Washington (CNN) -- Some people lose their homes because they have lost their jobs.
John Gowan, a Federal air marshal, says he's losing his job because he is losing his home.
The Transportation Security Administration this month notified Gowan, 43, that it is firing him because his security clearance was revoked, a direct result of bank foreclosures on his home and two investment properties, and related debts.
Federal rules require employees with security clearances to remain solvent -- or to disclose their debts -- so they will be free from the "potential for coercion," or bribes.
Aware of the rules, Gowan notified his boss in the spring of 2008 of his financial problems brought on by the real estate collapse and a divorce, he said. He again disclosed his money woes several months later during a routine five-year review of his security clearance, listing the pending foreclosures and other debts.
His boss vouched for him, telling investigators that Gowan's disclosure of his money problems would prevent someone from blackmailing him, records show.
Gowan and his attorney say they believe the TSA is firing Gowan not because of concerns about his finances, as stated in government documents, but because of lingering doubts or anger agency officials may have about accusations from a former girlfriend, who accused Gowan of breaking into her home and of domestic violence.
In February of 2009, Gowan, a supervisor in the air marshal's Orlando field office, went to his former girlfriend's home to retrieve his possessions. He was accompanied by local sheriffs who he had requested to accompany him to serve as witnesses.
The girlfriend accused him of unlawfully entering her home and violating an injunction for protection against domestic abuse.
The injunction was later dismissed, a judge ruling that there was insufficient evidence against Gowan. Subsequently, the TSA said the allegations were not a factor in the decision to revoke Gowan's security clearance.
"You provided documentation that mitigated the (ex-girlfriend's allegations) to a level that does not adversely affect national security," the TSA's Office of Security wrote.
But financial concerns did merit the revocation of Gowan's security clearance, the TSA wrote.
"I really think that John's firing comes from a combination of things, and I do believe that a lot initially hinged on the domestic violence allegation that ultimately wasn't proved truthful," said John Zielinski, Gowan's attorney. "Because that (domestic violence) has such a stigma on it, even if it wasn't true, it put John in a negative light. And that has conveyed ever after."
Zielinski said the reason cited by the TSA for Gowan's pending dismissal -- financial concerns -- are meritless, saying they were known by the TSA long ago, but were invoked only after the February 2009 allegations from his ex-girlfriend.
Zielinski and Gowan say they are particularly riled by the TSA's findings that Gowan had failed to take actions to mitigate his debts, had taken on new debts, and had increased his mortgage delinquencies. The first two allegations are false, he said.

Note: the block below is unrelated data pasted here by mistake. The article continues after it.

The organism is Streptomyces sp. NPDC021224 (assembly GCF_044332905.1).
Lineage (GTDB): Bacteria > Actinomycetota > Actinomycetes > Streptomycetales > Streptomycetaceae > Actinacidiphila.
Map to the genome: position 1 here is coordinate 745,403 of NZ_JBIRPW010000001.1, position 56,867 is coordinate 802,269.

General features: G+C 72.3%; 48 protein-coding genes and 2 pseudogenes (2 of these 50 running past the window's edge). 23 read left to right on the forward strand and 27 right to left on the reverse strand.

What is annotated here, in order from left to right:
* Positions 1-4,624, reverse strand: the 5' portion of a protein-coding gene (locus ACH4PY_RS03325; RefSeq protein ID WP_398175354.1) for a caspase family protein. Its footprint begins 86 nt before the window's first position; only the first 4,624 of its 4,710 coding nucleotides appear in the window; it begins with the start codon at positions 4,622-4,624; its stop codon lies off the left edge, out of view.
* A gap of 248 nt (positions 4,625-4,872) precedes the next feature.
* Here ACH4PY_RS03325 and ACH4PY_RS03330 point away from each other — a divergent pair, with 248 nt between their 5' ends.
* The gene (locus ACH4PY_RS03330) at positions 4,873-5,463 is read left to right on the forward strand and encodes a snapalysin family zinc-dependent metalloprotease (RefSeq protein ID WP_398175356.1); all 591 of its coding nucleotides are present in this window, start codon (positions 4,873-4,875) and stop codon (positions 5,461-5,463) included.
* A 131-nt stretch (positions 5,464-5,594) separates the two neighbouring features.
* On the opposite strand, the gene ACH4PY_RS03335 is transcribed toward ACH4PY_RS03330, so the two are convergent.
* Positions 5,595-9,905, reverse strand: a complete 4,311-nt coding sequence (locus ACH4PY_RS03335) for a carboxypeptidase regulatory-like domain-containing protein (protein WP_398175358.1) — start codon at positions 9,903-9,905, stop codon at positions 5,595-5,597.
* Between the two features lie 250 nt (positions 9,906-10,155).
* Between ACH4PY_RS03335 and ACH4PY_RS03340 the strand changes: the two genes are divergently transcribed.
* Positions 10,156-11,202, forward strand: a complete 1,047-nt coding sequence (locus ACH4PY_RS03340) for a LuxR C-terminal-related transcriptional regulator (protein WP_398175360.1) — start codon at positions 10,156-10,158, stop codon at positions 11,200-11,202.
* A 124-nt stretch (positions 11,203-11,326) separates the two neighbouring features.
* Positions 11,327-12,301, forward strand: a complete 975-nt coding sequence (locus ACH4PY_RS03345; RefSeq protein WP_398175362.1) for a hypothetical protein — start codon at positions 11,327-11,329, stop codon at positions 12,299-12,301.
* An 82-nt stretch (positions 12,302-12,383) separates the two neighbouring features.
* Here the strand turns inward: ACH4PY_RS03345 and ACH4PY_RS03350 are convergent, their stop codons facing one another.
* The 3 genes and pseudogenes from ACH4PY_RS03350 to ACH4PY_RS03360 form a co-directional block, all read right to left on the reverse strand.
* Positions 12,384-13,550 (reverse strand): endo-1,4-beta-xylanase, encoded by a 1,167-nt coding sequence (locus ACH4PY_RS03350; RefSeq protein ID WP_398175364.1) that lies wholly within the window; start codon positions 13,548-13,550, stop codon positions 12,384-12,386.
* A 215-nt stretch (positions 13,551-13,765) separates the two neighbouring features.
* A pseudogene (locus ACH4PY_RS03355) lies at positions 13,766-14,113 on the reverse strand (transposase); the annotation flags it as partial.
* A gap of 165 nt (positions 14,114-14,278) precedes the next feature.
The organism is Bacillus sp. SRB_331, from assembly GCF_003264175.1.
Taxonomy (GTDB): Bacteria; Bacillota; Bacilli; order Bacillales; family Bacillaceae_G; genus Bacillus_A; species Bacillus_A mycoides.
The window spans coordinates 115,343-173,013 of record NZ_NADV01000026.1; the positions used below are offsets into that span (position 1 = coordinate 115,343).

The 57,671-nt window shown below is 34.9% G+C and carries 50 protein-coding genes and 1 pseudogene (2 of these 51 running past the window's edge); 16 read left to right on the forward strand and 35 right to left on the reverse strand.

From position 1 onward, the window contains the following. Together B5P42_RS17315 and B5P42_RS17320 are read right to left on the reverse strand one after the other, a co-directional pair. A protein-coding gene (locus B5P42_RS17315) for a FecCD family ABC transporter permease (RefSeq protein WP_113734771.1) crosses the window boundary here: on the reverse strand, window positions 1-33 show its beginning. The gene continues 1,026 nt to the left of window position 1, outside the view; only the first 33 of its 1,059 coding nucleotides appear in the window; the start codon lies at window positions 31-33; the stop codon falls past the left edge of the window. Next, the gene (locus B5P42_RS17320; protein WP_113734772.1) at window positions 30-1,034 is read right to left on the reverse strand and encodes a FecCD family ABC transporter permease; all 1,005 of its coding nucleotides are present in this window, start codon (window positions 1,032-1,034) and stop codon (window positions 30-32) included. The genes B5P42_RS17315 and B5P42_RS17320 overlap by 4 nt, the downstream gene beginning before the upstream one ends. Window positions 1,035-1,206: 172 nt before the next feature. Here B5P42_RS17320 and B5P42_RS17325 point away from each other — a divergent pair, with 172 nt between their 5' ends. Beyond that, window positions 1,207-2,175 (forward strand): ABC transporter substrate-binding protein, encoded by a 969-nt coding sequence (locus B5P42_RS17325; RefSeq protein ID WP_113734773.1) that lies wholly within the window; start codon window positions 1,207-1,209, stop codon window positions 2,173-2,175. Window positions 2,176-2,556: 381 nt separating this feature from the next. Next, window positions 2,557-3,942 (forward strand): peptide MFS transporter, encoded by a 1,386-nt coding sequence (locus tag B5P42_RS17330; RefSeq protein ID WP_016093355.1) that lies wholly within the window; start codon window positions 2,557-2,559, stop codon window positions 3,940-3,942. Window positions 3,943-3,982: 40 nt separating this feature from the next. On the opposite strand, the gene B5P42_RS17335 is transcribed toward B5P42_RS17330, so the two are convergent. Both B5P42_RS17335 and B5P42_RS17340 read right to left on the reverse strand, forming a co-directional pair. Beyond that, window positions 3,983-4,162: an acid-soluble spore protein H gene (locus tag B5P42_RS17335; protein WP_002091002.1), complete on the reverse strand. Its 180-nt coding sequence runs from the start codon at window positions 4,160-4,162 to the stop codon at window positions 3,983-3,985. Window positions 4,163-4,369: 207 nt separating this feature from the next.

Gowan said he lost $172,000 of his own money on the three properties, spending $70,000 to $80,000 trying to save the two investment properties from foreclosure. He said "new delinquencies" cited by TSA had actually been disclosed in 2008, and did not result in his dismissal at the time.
As for the "increased in delinquencies" cited by the TSA, Gowan said the increase is a direct result of his being placed on unpaid administrative leave.
The TSA created a "Catch-22" scenario, attorney Zielinski said. As long as Gowan remains suspended without pay, the TSA will be able to show that his delinquent mortgage payments are increasing, he wrote in court documents. "The agency has helped to create additional delinquencies that now form the basis for its continued revocation of (Gowan's) security status," Zielinski wrote.
Gowan apparently isn't the only air marshal whose financial problems threatened their jobs, records show. In March of 2009, the TSA issued a policy statement saying that in consideration of the "current economic climate," foreclosures and bankruptcies would not automatically disqualify individuals from working with the TSA.
Indeed, Gowan says he has records of seven other air marshals at the Orlando field office who have had their homes foreclosed or have suffered short sales of homes, some after voluntarily taking transfers to or from other TSA offices.
But Gowan evidently is the only air marshal who lost his clearance, and is losing his job, because of financial concerns, he said.
The TSA declined to discuss Gowan's case, saying it does not comment on personnel matters. Nor would it release information about the number of air marshals who lost their security clearance or jobs for financial reasons.
Gowan said he also believes the TSA pressed the case against him because of a confrontation he had with an Orange County sheriff while removing furniture from his girlfriend's house. According to a TSA incident report, Gowan became "unprofessional" when told he could not remove any more furniture, twice sticking his hands out toward the deputies and stating "Go ahead and arrest me, take me to jail!"
Gowan acknowledges that he confronted the sheriff and made the statement, but denied being unprofessional, saying he was "challenging the position he was taking with regards to the statute or the law."
Gowan says he is appealing his firing, and his attorney said they are contemplating a lawsuit.